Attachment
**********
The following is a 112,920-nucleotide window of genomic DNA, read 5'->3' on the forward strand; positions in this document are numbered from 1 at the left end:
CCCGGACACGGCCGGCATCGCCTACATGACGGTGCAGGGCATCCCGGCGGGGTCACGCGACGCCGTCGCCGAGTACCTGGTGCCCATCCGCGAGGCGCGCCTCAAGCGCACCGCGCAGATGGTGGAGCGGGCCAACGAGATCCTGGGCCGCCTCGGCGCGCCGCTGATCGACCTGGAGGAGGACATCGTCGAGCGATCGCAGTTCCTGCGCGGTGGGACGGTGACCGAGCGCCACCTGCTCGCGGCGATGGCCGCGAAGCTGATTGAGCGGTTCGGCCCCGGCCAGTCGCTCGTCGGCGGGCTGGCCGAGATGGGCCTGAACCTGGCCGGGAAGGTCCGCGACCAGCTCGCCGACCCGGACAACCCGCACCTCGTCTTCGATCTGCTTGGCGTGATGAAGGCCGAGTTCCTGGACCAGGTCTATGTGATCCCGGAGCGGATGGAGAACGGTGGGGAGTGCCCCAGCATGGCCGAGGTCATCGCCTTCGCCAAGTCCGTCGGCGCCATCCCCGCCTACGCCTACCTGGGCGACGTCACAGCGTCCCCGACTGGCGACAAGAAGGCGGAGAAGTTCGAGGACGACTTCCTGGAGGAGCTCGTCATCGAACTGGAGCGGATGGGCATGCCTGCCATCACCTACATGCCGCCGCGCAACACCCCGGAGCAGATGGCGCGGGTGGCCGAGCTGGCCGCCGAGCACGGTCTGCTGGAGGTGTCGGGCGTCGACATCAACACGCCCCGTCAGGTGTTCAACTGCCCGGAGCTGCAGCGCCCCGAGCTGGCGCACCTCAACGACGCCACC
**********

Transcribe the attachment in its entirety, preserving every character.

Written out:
The following is a 112,920-nucleotide window of genomic DNA, read 5'->3' on the forward strand; positions in this document are numbered from 1 at the left end:
CCCGGACACGGCCGGCATCGCCTACATGACGGTGCAGGGCATCCCGGCGGGGTCACGCGACGCCGTCGCCGAGTACCTGGTGCCCATCCGCGAGGCGCGCCTCAAGCGCACCGCGCAGATGGTGGAGCGGGCCAACGAGATCCTGGGCCGCCTCGGCGCGCCGCTGATCGACCTGGAGGAGGACATCGTCGAGCGATCGCAGTTCCTGCGCGGTGGGACGGTGACCGAGCGCCACCTGCTCGCGGCGATGGCCGCGAAGCTGATTGAGCGGTTCGGCCCCGGCCAGTCGCTCGTCGGCGGGCTGGCCGAGATGGGCCTGAACCTGGCCGGGAAGGTCCGCGACCAGCTCGCCGACCCGGACAACCCGCACCTCGTCTTCGATCTGCTTGGCGTGATGAAGGCCGAGTTCCTGGACCAGGTCTATGTGATCCCGGAGCGGATGGAGAACGGTGGGGAGTGCCCCAGCATGGCCGAGGTCATCGCCTTCGCCAAGTCCGTCGGCGCCATCCCCGCCTACGCCTACCTGGGCGACGTCACAGCGTCCCCGACTGGCGACAAGAAGGCGGAGAAGTTCGAGGACGACTTCCTGGAGGAGCTCGTCATCGAACTGGAGCGGATGGGCATGCCTGCCATCACCTACATGCCGCCGCGCAACACCCCGGAGCAGATGGCGCGGGTGGCCGAGCTGGCCGCCGAGCACGGTCTGCTGGAGGTGTCGGGCGTCGACATCAACACGCCCCGTCAGGTGTTCAACTGCCCGGAGCTGCAGCGCCCCGAGCTGGCGCACCTCAACGACGCCACC